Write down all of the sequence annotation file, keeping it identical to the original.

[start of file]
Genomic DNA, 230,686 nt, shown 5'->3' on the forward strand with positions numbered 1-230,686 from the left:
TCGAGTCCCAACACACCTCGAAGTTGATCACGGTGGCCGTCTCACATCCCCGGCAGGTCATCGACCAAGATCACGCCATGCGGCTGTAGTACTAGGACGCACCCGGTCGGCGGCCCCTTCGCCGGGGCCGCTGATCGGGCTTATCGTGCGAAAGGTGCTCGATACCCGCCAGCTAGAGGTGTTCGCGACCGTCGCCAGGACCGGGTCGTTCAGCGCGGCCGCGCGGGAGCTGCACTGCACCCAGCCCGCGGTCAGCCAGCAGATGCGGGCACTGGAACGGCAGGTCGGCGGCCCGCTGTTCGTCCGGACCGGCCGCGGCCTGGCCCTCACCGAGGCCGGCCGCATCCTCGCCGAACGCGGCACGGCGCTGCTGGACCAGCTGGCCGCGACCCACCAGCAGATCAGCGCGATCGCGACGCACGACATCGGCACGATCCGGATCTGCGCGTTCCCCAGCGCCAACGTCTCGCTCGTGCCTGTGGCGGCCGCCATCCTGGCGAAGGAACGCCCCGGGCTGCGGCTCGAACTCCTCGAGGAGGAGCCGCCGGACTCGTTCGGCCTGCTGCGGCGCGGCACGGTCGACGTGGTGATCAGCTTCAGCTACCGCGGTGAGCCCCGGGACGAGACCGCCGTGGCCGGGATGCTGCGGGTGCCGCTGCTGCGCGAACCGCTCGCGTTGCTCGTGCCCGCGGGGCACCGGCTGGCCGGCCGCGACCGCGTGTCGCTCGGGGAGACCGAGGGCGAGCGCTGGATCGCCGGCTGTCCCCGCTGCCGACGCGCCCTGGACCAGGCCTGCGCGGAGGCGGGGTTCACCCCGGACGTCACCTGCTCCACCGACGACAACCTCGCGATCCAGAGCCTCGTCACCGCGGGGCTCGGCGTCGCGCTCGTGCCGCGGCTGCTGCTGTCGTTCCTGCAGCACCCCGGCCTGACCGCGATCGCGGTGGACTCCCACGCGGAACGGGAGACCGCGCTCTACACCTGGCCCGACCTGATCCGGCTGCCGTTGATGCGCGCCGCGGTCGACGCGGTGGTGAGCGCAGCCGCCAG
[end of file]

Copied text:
Genomic DNA, 230,686 nt, shown 5'->3' on the forward strand with positions numbered 1-230,686 from the left:
TCGAGTCCCAACACACCTCGAAGTTGATCACGGTGGCCGTCTCACATCCCCGGCAGGTCATCGACCAAGATCACGCCATGCGGCTGTAGTACTAGGACGCACCCGGTCGGCGGCCCCTTCGCCGGGGCCGCTGATCGGGCTTATCGTGCGAAAGGTGCTCGATACCCGCCAGCTAGAGGTGTTCGCGACCGTCGCCAGGACCGGGTCGTTCAGCGCGGCCGCGCGGGAGCTGCACTGCACCCAGCCCGCGGTCAGCCAGCAGATGCGGGCACTGGAACGGCAGGTCGGCGGCCCGCTGTTCGTCCGGACCGGCCGCGGCCTGGCCCTCACCGAGGCCGGCCGCATCCTCGCCGAACGCGGCACGGCGCTGCTGGACCAGCTGGCCGCGACCCACCAGCAGATCAGCGCGATCGCGACGCACGACATCGGCACGATCCGGATCTGCGCGTTCCCCAGCGCCAACGTCTCGCTCGTGCCTGTGGCGGCCGCCATCCTGGCGAAGGAACGCCCCGGGCTGCGGCTCGAACTCCTCGAGGAGGAGCCGCCGGACTCGTTCGGCCTGCTGCGGCGCGGCACGGTCGACGTGGTGATCAGCTTCAGCTACCGCGGTGAGCCCCGGGACGAGACCGCCGTGGCCGGGATGCTGCGGGTGCCGCTGCTGCGCGAACCGCTCGCGTTGCTCGTGCCCGCGGGGCACCGGCTGGCCGGCCGCGACCGCGTGTCGCTCGGGGAGACCGAGGGCGAGCGCTGGATCGCCGGCTGTCCCCGCTGCCGACGCGCCCTGGACCAGGCCTGCGCGGAGGCGGGGTTCACCCCGGACGTCACCTGCTCCACCGACGACAACCTCGCGATCCAGAGCCTCGTCACCGCGGGGCTCGGCGTCGCGCTCGTGCCGCGGCTGCTGCTGTCGTTCCTGCAGCACCCCGGCCTGACCGCGATCGCGGTGGACTCCCACGCGGAACGGGAGACCGCGCTCTACACCTGGCCCGACCTGATCCGGCTGCCGTTGATGCGCGCCGCGGTCGACGCGGTGGTGAGCGCAGCCGCCAG